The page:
‘Where acting can be murder’
Theatre of Death is a 1967 British horror film involving killings centred around a Parisian theatre company with a tyrannical director. Naturally, he initially becomes the main murder suspect. Also known as Blood Fiend
Directed by Samuel Gallu (Arthur? Arthur!; The Limbo Line; The Man Outside) from a screenplay co-written by Ellis Kadison and Roger Marshall.
Produced by E.M. Smedley-Aston [as M. Smedley Aston]. Executive produced by William J. Gell.
The movie’s cinematographer was Gilbert Taylor who also lensed Roman Polanski’s Repulsion and Macbeth; Hitchcock’s Frenzy; The Omen; Star Wars; Dracula (1979), Flash Gordon (1980) and Venom (1981).
The soundtrack score was composed by Elisabeth Lutyens (The Psychopath; The Skull; Doctor Terror’s House of Horrors; The Earth Dies Screaming; Paranoiac).
The Pennea Productions movie stars horror icon Christopher Lee plus Julian Glover (Nemesis; Alien Uprising; The Internecine Project; Quatermass and the Pit), Lelia Goldoni (The Unseen; Invasion of the Body Snatchers 1978; Good Against Evil; Hysteria), Jenny Till (The Masque of the Red Death; Help!), Evelyn Laye, Ivor Dean, Joseph Fürst, Betty Woolfe, Leslie Handford and Fraser Kerr.
“Theatre of Death is oftentimes a little overwhelming, and all the expository dialogue doesn’t help. The pace picks up and the plot strands are pulled together as it nears its climax though […] Upon second viewing Theatre of Death is actually peppered with crafty clues and allusions to what is going on.” Behind the Couch
“There is a reasonably witty screenplay, a lot of fake gore and considerable enthusiasm, plus a few twists as well as some attractive tongue-in-cheek performances from a strong cast to help to keep this excellently photographed (by Gilbert Taylor in Technicolor and Techniscope) horror mystery busy, involving and just a touch scary.” Derek Winnert
“There’s an old-fashioned feel to Theatre of Death which must have looked out of time even then. It’s coy about its bloodletting, there’s a Phantom of the Opera-like figure skulking beneath the boards, and sliding doors leading to hidden passageways, all straight of a 20s Gothic. For a film about vampires, we see remarkably little of the red stuff…” The EOFFTV Review
“The movie has several interesting moments, some of which are creatively photographed; there’s no doubt that some skill went into the direction, editing and cinematography here, and the acting is quite solid. The story also has some interesting twists and revelations. Yet, for some reason, the movie is mostly dull…” Fantastic Movie Musings and Ramblings
“The fantastic Mr Lee gives his usual commanding performance, easily dominating the other less impressive actors. Unfortunately, he is burdened with a weak story that progresses in one predictable direction but then leads to a twist that makes absolutely no sense. And Lee’s character disappears some time before the unconvincing conclusion…” Michael Wilson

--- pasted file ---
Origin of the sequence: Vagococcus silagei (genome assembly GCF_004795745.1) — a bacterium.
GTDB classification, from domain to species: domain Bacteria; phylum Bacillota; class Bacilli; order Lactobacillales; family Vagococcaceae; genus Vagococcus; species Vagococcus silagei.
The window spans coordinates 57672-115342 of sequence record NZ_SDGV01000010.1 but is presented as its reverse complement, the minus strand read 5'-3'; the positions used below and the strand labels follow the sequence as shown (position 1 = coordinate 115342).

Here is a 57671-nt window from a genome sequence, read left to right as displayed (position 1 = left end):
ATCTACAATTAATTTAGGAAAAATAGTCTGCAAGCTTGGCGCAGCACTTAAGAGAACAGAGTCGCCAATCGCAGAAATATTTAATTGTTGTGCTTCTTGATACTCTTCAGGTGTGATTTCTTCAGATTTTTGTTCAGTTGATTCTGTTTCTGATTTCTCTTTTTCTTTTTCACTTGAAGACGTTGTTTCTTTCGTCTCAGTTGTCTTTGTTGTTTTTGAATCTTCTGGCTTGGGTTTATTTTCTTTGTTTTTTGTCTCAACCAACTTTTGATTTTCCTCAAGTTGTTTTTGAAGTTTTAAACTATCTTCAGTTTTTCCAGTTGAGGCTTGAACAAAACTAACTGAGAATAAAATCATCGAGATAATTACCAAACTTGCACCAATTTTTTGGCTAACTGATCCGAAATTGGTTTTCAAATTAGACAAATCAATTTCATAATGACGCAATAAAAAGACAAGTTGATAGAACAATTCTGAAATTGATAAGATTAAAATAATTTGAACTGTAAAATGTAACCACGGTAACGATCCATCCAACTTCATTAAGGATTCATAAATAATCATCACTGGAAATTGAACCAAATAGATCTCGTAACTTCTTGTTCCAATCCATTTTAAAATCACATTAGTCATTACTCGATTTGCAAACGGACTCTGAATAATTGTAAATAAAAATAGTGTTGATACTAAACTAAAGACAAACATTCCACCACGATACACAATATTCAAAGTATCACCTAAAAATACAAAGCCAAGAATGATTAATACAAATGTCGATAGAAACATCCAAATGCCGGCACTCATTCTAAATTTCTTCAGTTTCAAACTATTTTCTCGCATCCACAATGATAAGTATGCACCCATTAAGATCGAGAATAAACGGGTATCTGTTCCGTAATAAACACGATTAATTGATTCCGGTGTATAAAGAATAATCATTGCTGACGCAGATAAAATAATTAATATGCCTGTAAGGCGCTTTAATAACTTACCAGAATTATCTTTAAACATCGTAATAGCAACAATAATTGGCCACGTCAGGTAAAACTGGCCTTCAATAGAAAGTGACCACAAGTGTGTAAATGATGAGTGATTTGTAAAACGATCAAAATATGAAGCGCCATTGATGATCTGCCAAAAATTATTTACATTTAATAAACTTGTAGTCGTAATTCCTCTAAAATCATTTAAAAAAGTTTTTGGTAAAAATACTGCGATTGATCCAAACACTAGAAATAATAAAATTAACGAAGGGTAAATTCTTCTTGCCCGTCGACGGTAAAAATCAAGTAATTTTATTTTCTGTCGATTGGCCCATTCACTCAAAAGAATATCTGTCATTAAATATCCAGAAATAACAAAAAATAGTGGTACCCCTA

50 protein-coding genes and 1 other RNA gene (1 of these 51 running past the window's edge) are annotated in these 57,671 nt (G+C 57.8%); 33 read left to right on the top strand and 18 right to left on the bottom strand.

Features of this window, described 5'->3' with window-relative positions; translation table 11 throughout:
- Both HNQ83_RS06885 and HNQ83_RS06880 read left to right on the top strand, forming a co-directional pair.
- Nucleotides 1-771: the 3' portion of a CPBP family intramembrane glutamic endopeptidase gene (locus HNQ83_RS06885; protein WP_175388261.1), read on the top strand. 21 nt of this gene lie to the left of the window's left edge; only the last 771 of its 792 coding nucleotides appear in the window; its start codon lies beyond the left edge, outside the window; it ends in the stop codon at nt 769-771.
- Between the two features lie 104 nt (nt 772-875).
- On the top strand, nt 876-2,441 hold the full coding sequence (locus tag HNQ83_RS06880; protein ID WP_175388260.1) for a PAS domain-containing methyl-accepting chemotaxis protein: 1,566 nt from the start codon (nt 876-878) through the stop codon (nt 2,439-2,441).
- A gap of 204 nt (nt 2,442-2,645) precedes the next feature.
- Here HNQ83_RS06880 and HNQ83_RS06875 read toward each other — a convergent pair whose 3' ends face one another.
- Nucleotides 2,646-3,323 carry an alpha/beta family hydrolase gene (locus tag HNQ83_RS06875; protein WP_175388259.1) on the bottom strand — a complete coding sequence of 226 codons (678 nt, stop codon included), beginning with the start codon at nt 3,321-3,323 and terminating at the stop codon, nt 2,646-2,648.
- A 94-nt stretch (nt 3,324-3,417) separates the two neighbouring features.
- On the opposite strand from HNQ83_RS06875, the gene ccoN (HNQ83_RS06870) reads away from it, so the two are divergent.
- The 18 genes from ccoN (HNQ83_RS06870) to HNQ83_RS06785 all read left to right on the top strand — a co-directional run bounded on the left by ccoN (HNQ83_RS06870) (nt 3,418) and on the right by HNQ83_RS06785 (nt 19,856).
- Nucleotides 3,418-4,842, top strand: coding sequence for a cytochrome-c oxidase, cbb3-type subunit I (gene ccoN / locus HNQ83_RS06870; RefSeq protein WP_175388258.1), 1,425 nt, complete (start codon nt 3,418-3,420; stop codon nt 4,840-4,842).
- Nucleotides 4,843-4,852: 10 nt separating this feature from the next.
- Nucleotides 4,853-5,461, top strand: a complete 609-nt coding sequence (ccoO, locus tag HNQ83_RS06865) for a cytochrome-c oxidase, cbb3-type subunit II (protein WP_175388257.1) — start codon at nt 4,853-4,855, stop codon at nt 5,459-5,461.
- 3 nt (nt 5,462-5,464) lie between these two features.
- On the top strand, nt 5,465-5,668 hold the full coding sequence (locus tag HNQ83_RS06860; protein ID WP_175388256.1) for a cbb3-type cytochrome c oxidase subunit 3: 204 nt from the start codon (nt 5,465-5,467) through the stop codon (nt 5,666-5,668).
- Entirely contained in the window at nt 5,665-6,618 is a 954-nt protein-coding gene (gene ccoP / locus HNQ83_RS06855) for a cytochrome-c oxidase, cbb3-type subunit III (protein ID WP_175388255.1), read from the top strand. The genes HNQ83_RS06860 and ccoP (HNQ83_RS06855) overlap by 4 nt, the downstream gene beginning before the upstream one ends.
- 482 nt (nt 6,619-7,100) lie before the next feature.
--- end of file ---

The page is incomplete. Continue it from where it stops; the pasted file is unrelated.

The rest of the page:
“Director Samuel Gallu outfits the show with lots of Gothic elements – sliding panels, sinister Svengali-like hypnotists, hooded killers, vampire murders and of course the Grand Guignol theatre setting – but animates none of the atmosphere. We hardly even get to see any of the killings, for instance.” Moria
” …some sluggish pacing, a couple of strange plot twists and the disappearance of the leads for a chunk of the running time. But that cannot detract from seeing Lee tear up the screen as Darvas, a maelstrom of menace and charisma that could comfortably sit alongside his most memorable roles.” Movie Ramblings
“It’s a bit silly at times, but quite well-made and well-acted by a solid cast led by Julian Glover, and stolen by Christopher Lee. A bit underrated, even if the first half is a bit more compelling than the second. A solid B-movie worth seeking out if you can find it, especially for Lee completists such as myself.” Shameless Self Expression
“Though Christopher Lee would get top billing in this picture, he was really only in it for about half of the movie which was a real shame. Obviously, it made sense due to the script by Ellis Kadison and Roger Marshall, but should he have stayed in somehow, the movie might have been much better than it was.” The Telltale Mind
“A moderate horror in the style of a late ’60s Hammer horror […] Based on the real Theatre du Grand Guignol, this middling horror has some modest atmosphere – and the presence of Lee – to recommend it. But ultimately, it’s an average, rather grey affair that fails to distinguish itself.” The Terror Trap
“The film, unfortunately, squanders its potentially intriguing premise, has a habit of bogging down frequently and overall is really boring to tell you the truth. While the identity of the real killer is something of a surprise, the murderer comes to an unsatisfactory end. So does the movie.” The Video Vacuum
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